A large portion of Dutch households will have to deal with a bumper autumn as energy and food prices continue to rise. It’s not just about low incomes. Middle and high incomes are also under great pressure, warns the National Institute for Budget Information (NIBID).
More about the cost crisis
“If people have to pay an extra 300-400 euros per month for their energy bills, the budget will come under pressure. The bills can be huge. And families will have to deal with it in general, it not only affects the lower income.”
So Nypod advises people to check carefully if they are entitled to an additional fee. It is also useful to re-examine all income and expenses.
The purchasing power of many consumers is under great pressure as inflation reached a record high of 12% in August. Wages rose about 4 percent in the same month. That means they are well behind the price hike, according to preliminary figures from the Employers Association AWVN.
Moreover, we are gradually engaged in an energy war with Russia. As the West continues to supply Ukraine with weapons, Russian President Vladimir Putin is turning off the gas tap. This means we pay more at the pump and in some cases see our energy bill double.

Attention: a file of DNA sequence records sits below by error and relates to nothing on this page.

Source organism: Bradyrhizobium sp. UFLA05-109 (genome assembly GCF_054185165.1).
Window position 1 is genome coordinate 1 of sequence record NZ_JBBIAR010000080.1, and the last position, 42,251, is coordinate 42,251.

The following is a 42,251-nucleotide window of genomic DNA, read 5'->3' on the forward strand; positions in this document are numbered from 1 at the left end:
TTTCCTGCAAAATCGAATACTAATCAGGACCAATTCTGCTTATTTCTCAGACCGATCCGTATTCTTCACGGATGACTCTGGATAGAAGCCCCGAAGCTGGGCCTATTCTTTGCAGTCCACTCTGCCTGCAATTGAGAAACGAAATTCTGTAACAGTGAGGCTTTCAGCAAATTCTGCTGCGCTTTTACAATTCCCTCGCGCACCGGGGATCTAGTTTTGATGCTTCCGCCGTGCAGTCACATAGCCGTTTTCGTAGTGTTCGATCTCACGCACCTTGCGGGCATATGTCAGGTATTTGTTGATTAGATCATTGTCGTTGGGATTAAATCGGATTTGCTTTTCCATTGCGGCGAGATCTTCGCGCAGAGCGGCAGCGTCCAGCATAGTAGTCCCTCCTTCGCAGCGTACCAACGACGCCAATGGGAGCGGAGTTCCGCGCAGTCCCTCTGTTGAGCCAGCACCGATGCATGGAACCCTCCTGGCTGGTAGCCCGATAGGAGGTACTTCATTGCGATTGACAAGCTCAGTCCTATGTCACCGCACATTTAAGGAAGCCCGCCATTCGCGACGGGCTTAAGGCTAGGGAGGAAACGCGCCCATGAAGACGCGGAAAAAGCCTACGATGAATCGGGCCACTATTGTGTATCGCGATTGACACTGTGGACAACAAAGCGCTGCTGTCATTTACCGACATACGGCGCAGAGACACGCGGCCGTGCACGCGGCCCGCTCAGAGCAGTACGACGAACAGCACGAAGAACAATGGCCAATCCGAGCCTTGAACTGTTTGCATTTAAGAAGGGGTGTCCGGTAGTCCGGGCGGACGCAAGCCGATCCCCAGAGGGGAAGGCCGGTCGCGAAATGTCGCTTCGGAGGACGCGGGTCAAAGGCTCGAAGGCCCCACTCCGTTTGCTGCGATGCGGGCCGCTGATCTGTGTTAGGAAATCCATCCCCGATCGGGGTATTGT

The first signs were already there last year
In addition, inflation has risen sharply since August last year. Then it was also driven by high energy prices, while the war in Ukraine had not yet begun. So the first signs were already there.
Add to this the problems in supply chains due to the closures in China in particular and the repercussions of all the Corona measures in Europe. Hence the cost crisis can no longer be avoided.
The Cabinet recently announced that measures will only be taken from next year to ease the pain of sky-high inflation. A package worth 14 billion euros is allocated for this.
“We don’t solve problems this way.”
“It’s too late,” said Rainier Castelen, president of the De Unie trade union. “In addition, purchasing power reform is now being taken away from the wealthy. It is just a leveling party, which reduces income differentials. But this does not solve the problems. People with decent incomes also live in rented houses where they do. They have no power supply with their hands.”
Trade unions and employers fail, too. Instead of concluding a social agreement to improve the purchasing power of employees, it is primarily a matter of sticking to one’s plans and views.
FNV announced that the day before Budget Day, it would be putting up a huge demand for wages to make up for the loss of employee purchasing power. The union has previously indicated that it will go for full price compensation. Employers do not see it. Thus, Boulder does not affect the butter tray in the cost crunch.
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